- Provide that the BA will not disclose protected health information save when permitted by the agreement or by HIPAA or by law.
- Require that the Business Associate will use appropriate safeguards to secure PHI.
- Require the BA to report any use or disclosure of information not allowed by contract.
- Require the BA to make available to HHS its internal practices, books, and records relating to the use and disclosure of PHI in its capacity as a BA.
- Outline procedures in the event of a data breach or unauthorized disclosure.
- Enforce subcontractor compliance for any working involving a CE’s PHI.
- Detailed provisions for the termination of the agreement.
The official regulations can be found in 45 CFR § 164.504(e) and a BAA template (along with a summary of the regulations) can be found on this page.
When is a BAA agreement required?
A BAA is required whenever a business associate will be handling protected health information. However, not every relationship between a covered entity and a service provider will entail a business associate relationship.
For example, disclosures by a covered entity to a healthcare provider for the purposes of treatment don’t require a BAA. These are things like a hospital managing the care of a patient referred by a specialist, or a physician sending and receiving PHI for a patient’s blood test from a lab. Relationships like these don’t require business associate agreements.
Additional exclusions include:
- Relationships with entities whose functions or services do not involve use and disclosure of PHI (or where access to PHI would be incidental at best). Examples include services like plumbing, electricians, landscaping, etc.
- Relationships with entities that merely act as a conduit for protected health information, such as the US Postal Service, private couriers, or their electronic equivalents.
For more examples of exclusions, see the following page.
Is a BAA agreement required for SaaS and cloud providers?
Cloud adoption has accelerated for healthcare organizations, especially in the wake of COVID-19. As such, one question we’re often asked is whether cloud service providers, especially SaaS providers, require a BAA.
In most cases, yes, cloud providers do require BAA contracts or agreements to be signed in order to provide services and typically, these providers will have a BAA agreement template that will be made available to you before you work with them.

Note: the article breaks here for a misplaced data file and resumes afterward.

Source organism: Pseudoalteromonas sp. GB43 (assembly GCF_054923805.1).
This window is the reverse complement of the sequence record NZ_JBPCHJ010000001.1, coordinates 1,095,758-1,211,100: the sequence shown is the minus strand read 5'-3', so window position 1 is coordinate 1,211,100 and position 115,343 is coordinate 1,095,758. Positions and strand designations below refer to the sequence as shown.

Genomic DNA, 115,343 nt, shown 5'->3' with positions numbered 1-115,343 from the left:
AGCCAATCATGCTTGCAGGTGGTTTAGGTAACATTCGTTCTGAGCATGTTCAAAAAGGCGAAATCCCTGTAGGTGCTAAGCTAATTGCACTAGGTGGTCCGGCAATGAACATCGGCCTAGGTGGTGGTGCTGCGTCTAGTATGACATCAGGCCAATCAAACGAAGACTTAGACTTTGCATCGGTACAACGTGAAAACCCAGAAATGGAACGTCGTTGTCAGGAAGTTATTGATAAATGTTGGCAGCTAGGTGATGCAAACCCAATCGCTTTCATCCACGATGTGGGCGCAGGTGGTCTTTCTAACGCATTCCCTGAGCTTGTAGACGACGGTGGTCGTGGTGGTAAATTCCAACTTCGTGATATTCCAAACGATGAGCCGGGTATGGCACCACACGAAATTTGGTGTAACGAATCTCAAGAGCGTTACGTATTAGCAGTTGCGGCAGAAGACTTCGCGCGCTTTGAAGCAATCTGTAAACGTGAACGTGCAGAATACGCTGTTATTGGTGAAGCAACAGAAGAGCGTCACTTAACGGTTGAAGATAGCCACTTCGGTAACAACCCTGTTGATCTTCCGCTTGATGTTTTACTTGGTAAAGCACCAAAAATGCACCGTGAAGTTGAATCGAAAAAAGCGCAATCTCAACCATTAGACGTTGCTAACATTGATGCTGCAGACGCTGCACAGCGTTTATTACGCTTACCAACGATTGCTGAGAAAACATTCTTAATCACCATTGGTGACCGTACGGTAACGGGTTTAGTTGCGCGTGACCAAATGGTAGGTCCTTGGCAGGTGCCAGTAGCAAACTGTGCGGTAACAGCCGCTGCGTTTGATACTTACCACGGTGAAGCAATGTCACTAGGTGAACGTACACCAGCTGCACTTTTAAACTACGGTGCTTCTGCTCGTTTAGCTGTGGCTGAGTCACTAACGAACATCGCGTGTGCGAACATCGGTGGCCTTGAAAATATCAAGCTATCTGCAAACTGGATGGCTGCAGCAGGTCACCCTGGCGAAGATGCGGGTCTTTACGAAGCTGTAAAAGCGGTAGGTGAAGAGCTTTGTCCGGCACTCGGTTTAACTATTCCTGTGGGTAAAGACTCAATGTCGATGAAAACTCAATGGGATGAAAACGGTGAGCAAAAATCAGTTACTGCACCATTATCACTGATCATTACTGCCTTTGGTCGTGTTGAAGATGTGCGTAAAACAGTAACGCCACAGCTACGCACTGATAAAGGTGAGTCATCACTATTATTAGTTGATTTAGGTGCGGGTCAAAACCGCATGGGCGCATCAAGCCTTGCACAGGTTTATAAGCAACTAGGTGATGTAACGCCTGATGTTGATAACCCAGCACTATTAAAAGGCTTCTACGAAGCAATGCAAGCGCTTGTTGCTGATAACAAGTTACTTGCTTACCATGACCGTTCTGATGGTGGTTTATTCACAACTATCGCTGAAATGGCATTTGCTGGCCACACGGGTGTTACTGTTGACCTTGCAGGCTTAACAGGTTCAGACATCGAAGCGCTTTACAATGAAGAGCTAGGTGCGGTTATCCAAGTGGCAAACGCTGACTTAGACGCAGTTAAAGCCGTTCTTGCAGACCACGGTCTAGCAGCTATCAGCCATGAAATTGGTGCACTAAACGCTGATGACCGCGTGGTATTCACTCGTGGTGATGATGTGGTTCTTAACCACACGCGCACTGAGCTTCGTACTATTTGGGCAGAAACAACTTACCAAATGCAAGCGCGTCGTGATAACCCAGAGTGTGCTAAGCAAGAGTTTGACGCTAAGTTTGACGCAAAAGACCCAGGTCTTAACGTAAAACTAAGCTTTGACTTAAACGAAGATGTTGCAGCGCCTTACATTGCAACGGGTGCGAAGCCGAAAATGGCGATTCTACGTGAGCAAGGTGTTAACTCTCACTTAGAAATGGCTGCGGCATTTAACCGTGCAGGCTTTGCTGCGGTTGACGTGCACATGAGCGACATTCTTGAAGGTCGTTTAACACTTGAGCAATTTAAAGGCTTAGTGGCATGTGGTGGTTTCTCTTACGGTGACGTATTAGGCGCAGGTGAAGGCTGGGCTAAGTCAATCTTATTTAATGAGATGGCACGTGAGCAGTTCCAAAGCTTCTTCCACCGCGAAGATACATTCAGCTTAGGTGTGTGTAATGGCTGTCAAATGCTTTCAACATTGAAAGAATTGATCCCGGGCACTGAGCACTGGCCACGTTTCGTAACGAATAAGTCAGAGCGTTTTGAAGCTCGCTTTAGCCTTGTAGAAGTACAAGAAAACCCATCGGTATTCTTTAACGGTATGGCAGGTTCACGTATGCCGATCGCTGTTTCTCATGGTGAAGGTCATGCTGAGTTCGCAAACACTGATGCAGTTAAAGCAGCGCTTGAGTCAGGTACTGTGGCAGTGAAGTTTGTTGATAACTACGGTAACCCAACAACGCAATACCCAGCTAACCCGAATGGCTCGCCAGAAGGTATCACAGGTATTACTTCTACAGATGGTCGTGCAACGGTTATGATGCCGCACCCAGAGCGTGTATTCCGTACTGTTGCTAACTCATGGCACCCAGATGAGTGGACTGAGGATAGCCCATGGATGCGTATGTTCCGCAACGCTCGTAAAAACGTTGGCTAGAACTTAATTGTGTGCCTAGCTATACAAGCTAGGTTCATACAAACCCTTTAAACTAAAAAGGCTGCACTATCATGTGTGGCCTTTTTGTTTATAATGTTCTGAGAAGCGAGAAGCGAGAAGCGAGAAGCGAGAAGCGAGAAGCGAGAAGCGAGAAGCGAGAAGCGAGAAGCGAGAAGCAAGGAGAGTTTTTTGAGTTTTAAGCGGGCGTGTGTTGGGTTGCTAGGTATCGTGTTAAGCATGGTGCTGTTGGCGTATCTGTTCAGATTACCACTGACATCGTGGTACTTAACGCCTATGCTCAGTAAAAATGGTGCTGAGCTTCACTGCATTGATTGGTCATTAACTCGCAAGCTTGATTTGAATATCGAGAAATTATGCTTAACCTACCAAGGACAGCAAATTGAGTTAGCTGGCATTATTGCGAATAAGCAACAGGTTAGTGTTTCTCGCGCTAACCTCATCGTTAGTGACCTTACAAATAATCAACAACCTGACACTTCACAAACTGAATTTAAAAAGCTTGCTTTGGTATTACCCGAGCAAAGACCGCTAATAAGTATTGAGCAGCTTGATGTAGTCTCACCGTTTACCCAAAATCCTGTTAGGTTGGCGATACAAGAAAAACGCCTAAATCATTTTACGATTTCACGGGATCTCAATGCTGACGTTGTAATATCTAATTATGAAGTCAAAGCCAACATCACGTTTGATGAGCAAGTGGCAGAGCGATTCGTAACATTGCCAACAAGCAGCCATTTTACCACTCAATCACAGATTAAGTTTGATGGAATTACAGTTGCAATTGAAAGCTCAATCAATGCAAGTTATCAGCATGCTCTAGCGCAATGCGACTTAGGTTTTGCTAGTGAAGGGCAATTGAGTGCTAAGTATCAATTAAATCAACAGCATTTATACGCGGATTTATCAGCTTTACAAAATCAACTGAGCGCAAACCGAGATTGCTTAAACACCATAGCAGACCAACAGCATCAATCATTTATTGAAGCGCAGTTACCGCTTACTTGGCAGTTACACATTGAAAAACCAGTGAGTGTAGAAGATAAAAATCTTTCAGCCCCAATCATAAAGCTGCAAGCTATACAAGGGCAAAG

While HIPAA Privacy and Security rule give some leeway in how you implement access and security controls, it’s important to note that a number of cloud provider BAAs will specify specific platform settings that must be implemented before the BAA can take effect and the platform can be considered HIPAA-compliant.
For example, Zendesk specifies several configurations that must be in place on your Zendesk instance, like single sign on (SSO). The same is true for Slack. One of the indicated requirements for making Slack HIPAA-compliant is a cloud data loss prevention solution, like Nightfall.
Examples of other popular SaaS platforms that require BAAs include:
- Microsoft Teams
- Google Drive (which Nightfall natively integrates with)
- Atlassian Cloud (which Nightfall natively integrates with)
We’ve prepared a checklist that includes questions you should ask any cloud provider you intend to work with. You can download it with the PDF version of this guide, or as a standalone document.
HIPAA Privacy Rule administrative requirements
Both the HIPAA Privacy rule and Security rule have requirements that determine how your compliance program should be structured, which has significant implications for security teams building out their compliance programs. These requirements have overlap, but are listed in different portions of HIPAA’s text. We’ll briefly cover the privacy rule’s administrative requirements here, and detail how they interact with those in the security rule in a later section.
The privacy rule administrative requirements include the following standards:
- Personnel designations – Covered entities must assign:
- A privacy officer/official who is responsible for development and implementation of privacy policies and procedures protecting PHI.
- A contact person or office responsible for receiving complaints about violations and providing further information about the covered entity’s Notice of Privacy Practices.
- Training – Covered entities must provide training to each member of the entity’s workforce within a reasonable period of time after the employee joins.
- Safeguards – Covered entities must reasonably safeguard PHI from intentional or unintentional uses and disclosures that violate HIPAA as well as to limit incidental uses and disclosures made as part of an otherwise permitted use or disclosure. This can include practices like shredding sensitive documents once they’re no longer needed, or locking paper records. The Security Rule has its own detailed safeguards for the protection of electronic protected health information.
- Accepting and processing complaints – Covered entities must provide a process for individuals to may complaints regarding their privacy policies and procedures, including regarding privacy violations of HIPAA.
- Workforce sanctions – Covered entities must create and apply sanctions against workforce members who fail to comply with privacy policies and procedures. This excludes whistleblowers and workforce member crime victims (as defined in 45 CFR § 164.502(j)).
- Mitigation of harmful effects – covered entities must mitigate, to the extent practicable, any harmful effect that is known by the entity and stems from a HIPAA PHI violation or violation of internal policies.
- Refraining from intimidating or retaliatory acts – Covered entities may not intimidate, threaten, coerce, discriminate against, or take other retaliatory action against any individual who exercises rights granted by HIPAA, including filing complaints.